4. Leavening agents

Photo Link

Leavening agents produce gas within cookie dough, causing it to expand. Without leavening agents, cookies end up flat and tough.  There are three general types of leavening agents: biological (yeast), chemical (baking soda and baking powder), and steam (from moisture in the dough)9.

The crinkle cookie recipe in question used steam and baking soda (not baking powder!) as the primary leavening agents. Baking soda and baking powder may sound similar, but there’s one important distinction between the two: baking soda contains only a chemical leavening agent, while baking powder contains the leavening agent, a powdered acid, and an inert buffer.

Don’t be afraid, it’s not mad science – the “chemical leavening agent” in baking soda and baking powder is sodium bicarbonate, a harmless compound that produces carbon dioxide gas when it encounters an acid9. In cookies, the acidic ingredient is often brown sugar, which contains acidic molasses.

Baking powder, on the other hand, brings its own acid to the table in the form of a powdered acid such as tartaric acid, monocalcium phosphate, or sodium aluminum sulfate10. Cornstarch acts as a neutral buffer when the powder is in the can, but when dissolved by cookie dough moisture the sodium bicarbonate reacts with the acid and produces gas.

Not all baking powders are created equal. The properties of baking powder can change depending on the type of powdered acid used.

If the baking powder is the only acidic ingredient in the recipe, the sodium bicarbonate is completely dependent on the powdered acid dissolving to produce gas10. Sodium bicarbonate dissolves quickly, but the powdered acid can be fast or slow dissolving.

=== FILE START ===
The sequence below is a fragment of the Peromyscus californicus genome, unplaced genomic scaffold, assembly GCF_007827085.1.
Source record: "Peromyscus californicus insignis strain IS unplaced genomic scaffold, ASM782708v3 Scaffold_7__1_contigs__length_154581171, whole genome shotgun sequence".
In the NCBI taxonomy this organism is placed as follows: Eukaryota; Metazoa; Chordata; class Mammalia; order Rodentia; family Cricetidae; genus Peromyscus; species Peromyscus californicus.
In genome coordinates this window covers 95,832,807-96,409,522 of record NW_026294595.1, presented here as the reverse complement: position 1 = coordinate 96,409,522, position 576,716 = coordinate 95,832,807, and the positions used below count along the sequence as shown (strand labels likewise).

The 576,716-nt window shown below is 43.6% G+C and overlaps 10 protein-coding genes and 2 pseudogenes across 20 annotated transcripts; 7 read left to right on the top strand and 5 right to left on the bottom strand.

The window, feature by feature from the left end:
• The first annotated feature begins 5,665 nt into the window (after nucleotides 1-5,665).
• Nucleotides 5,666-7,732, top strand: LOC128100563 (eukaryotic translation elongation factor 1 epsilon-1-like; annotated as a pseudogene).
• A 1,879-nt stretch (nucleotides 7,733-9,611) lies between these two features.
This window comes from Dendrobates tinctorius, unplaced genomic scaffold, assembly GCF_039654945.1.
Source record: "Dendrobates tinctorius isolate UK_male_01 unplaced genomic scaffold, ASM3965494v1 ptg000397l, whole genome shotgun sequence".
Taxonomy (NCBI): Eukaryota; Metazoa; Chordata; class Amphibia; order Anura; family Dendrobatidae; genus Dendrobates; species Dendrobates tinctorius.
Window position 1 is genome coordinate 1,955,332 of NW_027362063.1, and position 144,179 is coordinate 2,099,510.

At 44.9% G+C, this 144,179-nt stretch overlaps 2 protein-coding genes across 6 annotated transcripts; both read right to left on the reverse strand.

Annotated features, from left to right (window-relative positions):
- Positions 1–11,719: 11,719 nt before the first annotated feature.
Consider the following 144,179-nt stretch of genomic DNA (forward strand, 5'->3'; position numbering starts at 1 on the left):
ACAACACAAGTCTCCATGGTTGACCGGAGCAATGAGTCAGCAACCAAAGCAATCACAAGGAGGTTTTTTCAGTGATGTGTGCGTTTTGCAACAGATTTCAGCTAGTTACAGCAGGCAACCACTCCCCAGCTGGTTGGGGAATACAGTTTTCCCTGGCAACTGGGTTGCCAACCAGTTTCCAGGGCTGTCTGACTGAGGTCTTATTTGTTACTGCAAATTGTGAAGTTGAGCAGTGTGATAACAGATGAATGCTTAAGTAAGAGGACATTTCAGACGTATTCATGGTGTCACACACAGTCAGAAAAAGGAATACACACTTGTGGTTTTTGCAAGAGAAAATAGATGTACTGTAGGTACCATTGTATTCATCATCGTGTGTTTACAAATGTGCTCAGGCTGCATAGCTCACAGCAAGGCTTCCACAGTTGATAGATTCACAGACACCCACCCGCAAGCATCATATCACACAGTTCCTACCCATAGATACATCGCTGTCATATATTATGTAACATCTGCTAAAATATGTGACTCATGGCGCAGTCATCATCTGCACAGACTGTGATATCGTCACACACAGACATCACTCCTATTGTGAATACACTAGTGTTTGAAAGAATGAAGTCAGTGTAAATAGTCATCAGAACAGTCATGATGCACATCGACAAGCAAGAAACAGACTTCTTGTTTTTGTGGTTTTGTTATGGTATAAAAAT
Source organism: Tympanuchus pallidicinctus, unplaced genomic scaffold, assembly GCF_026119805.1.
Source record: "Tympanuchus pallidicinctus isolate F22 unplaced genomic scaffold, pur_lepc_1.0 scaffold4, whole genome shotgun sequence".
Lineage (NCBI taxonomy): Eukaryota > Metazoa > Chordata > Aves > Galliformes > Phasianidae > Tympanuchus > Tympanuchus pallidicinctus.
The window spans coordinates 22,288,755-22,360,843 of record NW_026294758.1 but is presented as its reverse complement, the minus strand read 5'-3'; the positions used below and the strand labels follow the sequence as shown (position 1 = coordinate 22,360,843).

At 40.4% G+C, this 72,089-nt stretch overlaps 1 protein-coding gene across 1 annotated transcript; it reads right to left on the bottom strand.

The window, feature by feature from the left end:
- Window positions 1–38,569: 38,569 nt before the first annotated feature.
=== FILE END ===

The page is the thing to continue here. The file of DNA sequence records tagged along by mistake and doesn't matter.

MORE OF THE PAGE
Fast-acting acids such as tartaric acid dissolves at room temperature, so the bulk of gas production happens before baking. Slow-acting acids, such as sodium aluminum phosphate, are less soluble. Because they only dissolve with the addition of heat, the bulk of gas production occurs in the oven.

Double-acting baking powders, such as Clabber Girl, contains both fast- and slow-acting acids, so gas production happens both before and during baking.

If gas production occurs too soon, the dough will fall before the gluten network sets and the leavening will be ineffective. The result? You guessed it – flat cookies.

That’s How the Cookie Crumbles

So, what ruined the cookies? As it turns out, letting the dough sit overnight caused more of a problem than swapping the shortening for butter.

Because baking soda was used as the chemical leavening agent, gas production occurred as soon as the dough was mixed. By the time the cookies were baked the next morning, all of the sodium bicarbonate had been utilized, and the cookies fell flat.

Had she used a combination of baking soda or baking powder or left the cookies in the fridge for less time, the leaving reaction might have progressed as intended and resulted in puffier cookies.